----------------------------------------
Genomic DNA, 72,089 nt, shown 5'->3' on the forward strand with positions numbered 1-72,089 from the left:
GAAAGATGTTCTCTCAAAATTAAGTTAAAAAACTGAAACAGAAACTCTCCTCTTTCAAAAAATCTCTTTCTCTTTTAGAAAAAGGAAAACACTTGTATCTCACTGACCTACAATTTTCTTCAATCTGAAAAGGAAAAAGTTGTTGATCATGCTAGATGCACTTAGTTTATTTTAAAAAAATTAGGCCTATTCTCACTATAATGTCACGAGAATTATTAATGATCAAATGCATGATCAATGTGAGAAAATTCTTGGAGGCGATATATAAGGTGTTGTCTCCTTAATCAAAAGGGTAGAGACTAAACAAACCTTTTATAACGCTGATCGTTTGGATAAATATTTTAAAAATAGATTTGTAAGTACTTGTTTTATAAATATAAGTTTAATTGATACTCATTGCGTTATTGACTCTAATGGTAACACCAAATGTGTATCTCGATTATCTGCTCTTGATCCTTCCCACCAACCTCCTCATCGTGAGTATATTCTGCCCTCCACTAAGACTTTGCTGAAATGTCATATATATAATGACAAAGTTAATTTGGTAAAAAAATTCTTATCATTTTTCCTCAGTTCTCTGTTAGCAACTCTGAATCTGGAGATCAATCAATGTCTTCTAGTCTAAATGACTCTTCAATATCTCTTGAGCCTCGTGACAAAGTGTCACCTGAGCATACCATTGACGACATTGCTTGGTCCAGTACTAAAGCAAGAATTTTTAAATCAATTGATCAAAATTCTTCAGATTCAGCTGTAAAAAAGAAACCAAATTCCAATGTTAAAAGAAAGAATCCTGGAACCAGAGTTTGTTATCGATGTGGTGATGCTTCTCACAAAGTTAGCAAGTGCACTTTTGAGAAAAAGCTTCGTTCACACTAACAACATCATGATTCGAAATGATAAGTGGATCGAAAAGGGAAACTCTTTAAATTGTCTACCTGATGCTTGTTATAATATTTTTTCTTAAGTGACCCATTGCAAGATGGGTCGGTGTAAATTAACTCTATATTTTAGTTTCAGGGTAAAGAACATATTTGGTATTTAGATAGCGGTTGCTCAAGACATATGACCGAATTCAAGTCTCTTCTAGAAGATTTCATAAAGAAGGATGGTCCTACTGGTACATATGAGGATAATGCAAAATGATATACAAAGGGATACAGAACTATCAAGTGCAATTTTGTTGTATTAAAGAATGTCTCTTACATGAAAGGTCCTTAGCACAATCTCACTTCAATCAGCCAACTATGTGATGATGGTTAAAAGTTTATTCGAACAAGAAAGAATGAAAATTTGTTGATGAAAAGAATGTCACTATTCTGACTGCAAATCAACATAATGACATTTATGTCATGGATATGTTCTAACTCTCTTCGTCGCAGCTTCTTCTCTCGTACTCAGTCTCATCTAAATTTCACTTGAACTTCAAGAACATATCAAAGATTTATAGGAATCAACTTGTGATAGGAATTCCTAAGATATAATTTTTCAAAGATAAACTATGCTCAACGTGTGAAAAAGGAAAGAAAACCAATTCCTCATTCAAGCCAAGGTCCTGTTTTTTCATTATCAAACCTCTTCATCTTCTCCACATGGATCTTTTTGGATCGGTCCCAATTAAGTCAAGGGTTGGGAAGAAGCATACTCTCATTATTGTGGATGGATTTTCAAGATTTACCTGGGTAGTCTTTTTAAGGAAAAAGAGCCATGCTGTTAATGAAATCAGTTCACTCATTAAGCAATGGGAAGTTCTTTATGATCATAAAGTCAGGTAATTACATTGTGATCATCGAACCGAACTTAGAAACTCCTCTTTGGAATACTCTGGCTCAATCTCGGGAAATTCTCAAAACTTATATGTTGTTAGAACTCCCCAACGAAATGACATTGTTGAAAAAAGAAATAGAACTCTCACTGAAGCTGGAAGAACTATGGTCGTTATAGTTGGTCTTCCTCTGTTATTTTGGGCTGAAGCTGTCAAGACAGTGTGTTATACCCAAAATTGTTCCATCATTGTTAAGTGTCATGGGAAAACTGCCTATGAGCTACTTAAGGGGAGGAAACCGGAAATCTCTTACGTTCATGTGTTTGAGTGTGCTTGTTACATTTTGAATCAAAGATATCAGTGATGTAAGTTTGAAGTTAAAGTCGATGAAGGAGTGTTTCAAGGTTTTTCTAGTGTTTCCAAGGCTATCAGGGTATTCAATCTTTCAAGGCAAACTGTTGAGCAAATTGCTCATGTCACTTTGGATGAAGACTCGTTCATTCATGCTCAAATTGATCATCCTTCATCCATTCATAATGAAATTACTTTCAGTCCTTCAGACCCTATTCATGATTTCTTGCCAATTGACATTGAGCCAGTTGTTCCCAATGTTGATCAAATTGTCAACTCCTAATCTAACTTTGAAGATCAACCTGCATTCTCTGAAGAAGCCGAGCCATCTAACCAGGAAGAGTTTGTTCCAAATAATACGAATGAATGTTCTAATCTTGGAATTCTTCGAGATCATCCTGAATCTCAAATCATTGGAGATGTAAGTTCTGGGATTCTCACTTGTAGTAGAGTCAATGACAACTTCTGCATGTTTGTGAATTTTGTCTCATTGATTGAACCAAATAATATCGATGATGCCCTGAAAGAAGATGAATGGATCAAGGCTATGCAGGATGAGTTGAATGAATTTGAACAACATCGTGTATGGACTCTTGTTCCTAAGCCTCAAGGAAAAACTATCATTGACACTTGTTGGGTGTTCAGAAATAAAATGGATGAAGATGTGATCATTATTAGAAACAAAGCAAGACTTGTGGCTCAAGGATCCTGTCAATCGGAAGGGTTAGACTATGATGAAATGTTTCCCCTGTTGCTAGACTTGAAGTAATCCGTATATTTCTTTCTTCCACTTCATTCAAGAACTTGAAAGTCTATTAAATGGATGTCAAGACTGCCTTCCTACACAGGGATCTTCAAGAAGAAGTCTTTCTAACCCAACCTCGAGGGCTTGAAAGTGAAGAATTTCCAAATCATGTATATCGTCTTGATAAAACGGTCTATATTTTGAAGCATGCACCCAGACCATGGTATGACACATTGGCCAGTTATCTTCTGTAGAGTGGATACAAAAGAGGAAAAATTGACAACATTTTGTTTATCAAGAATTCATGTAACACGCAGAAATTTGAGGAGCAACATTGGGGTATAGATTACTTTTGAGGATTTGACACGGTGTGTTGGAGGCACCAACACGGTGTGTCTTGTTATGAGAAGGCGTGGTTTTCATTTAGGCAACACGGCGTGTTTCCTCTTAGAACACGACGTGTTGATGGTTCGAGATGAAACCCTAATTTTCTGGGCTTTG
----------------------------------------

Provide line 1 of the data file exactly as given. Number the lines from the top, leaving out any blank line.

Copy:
Genomic DNA, 72,089 nt, shown 5'->3' on the forward strand with positions numbered 1-72,089 from the left: